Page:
CAINE: Even if it had been a left-wing communist, it would not have given me that part. I promise you.

AMANPOUR: Then, of course, comes Alfie.


AMANPOUR: And that rockets you to a whole another level of stardom, not just here but also in the United States and elsewhere. I'm going to play

it case there is a little bit of the Cockney accent issue here.


ALFIE: My name is --


ALFIE: Alfie. I suppose you think you're going to see the bleeding tomatoes now. Well, you're not so you can all relax.


ALFIE: What time did your old man say he would be waiting for you at the station?

UNIDENTIFIED FEMALE: Oh, never mind about him.

ALFIE: That's just who I'm going to mind. Never spoil a good thing. That's a thing you women can't get in your heads. Come on now, enough as

good as a feast.


AMANPOUR: What about the "it" that you called the women? It. I mean, you know, you were playing a pretty sexist misogynist kind of guy there.

CAINE: Oh, yes, the very typical of the young men then, yes. It's beautiful, that one, you know.

AMANPOUR: It's beautiful.

CAINE: They always say it, not she. It's wonderful.

AMANPOUR: You write in this book how you have been sensitizing. You always were sensitized to the kind of unlevel playing field when it came to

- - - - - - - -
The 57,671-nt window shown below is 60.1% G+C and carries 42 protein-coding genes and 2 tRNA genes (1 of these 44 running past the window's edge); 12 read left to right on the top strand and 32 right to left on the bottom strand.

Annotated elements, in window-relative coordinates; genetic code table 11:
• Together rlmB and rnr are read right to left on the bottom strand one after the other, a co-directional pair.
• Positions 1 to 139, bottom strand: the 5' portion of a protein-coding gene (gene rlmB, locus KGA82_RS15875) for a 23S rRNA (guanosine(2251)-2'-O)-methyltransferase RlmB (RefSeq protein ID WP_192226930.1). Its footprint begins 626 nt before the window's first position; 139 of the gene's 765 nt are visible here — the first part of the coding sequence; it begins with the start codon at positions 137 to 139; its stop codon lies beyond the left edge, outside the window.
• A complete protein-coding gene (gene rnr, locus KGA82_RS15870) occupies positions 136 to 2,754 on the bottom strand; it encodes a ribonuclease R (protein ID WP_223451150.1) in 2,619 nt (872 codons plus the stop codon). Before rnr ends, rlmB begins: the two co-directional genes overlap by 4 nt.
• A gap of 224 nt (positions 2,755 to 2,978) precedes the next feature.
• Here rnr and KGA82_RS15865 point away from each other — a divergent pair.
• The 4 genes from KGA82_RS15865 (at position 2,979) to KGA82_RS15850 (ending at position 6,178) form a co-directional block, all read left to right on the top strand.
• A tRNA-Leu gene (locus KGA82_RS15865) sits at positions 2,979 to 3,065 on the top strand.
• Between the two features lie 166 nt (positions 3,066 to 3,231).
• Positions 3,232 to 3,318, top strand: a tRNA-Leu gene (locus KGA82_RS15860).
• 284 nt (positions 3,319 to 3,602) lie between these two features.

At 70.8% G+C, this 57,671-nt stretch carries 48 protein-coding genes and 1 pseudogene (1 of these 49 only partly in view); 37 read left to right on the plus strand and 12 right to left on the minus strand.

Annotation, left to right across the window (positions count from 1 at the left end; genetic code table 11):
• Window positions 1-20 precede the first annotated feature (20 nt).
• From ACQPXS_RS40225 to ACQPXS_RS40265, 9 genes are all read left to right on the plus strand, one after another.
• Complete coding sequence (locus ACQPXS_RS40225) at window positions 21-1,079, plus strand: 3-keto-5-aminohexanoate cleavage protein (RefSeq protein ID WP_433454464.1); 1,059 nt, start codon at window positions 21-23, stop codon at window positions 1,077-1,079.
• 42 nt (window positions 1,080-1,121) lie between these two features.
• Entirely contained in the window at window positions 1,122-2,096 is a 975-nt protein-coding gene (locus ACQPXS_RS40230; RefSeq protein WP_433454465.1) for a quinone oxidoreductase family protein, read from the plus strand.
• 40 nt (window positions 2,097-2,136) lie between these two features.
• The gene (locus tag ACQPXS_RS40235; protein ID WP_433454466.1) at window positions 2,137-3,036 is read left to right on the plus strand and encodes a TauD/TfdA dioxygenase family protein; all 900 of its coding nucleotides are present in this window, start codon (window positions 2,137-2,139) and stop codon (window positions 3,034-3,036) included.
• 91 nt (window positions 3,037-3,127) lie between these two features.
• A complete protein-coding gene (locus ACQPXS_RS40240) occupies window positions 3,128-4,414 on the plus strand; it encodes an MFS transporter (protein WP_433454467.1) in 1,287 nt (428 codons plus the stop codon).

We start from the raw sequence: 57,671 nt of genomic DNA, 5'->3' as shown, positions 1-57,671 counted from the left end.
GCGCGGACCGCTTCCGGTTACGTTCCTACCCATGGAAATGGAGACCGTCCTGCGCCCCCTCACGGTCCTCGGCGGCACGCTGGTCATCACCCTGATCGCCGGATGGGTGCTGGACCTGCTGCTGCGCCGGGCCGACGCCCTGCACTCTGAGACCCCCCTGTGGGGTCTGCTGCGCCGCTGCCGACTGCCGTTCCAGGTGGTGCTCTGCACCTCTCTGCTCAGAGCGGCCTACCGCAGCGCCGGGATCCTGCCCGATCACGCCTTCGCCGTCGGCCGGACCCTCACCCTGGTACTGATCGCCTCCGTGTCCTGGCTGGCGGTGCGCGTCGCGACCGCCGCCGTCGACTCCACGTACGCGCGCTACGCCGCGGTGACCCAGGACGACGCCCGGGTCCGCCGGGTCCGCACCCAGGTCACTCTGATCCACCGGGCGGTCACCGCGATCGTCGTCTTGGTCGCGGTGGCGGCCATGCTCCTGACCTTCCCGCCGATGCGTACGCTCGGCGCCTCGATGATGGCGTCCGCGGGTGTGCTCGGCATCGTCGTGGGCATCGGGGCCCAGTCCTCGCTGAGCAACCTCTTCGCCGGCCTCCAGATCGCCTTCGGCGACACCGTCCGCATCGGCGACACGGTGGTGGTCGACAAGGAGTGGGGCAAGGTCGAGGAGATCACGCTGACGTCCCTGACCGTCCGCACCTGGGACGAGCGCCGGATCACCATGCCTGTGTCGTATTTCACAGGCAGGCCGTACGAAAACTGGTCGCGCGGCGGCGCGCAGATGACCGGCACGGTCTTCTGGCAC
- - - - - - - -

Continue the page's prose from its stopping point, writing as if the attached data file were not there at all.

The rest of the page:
women and men. Certainly, in your business, but all over.

CAINE: Oh, yes.

AMANPOUR: And we're talking about this it" at the Me Too time. Reflect a little bit on that.

CAINE: Well, it is the '60s that changed it all. You know, when women became stars as well as men. You know, there's so many women, Julie

Christie and all that. They became stars as well. And also, the pill came along and so sexuality was more. They were no longer it, they were them.

AMANPOUR: You said about the situation, you said I always knew or I thought I knew about the casting couch. But to my regret and shame, I

never thought too hard about it.

CAINE: Well, my view of the casting couch is I worked with Harvey Weinstein three times. And I knew, we all knew he was a bit of a lad with

the ladies. My view of the casting couch was the actresses, the pretty young actress comes in. He tells you, you've got the part. Now, I want to

you do this. And she says, no. And he said, no. And he said, no, you haven't got the part and she walks out.

I didn't think in terms of anything of exhibition or any kind of assault or anything like that. It's just that you didn't get the part, you know. And

I never thought Harvey was like that. It was a big shock to me when all those women came out.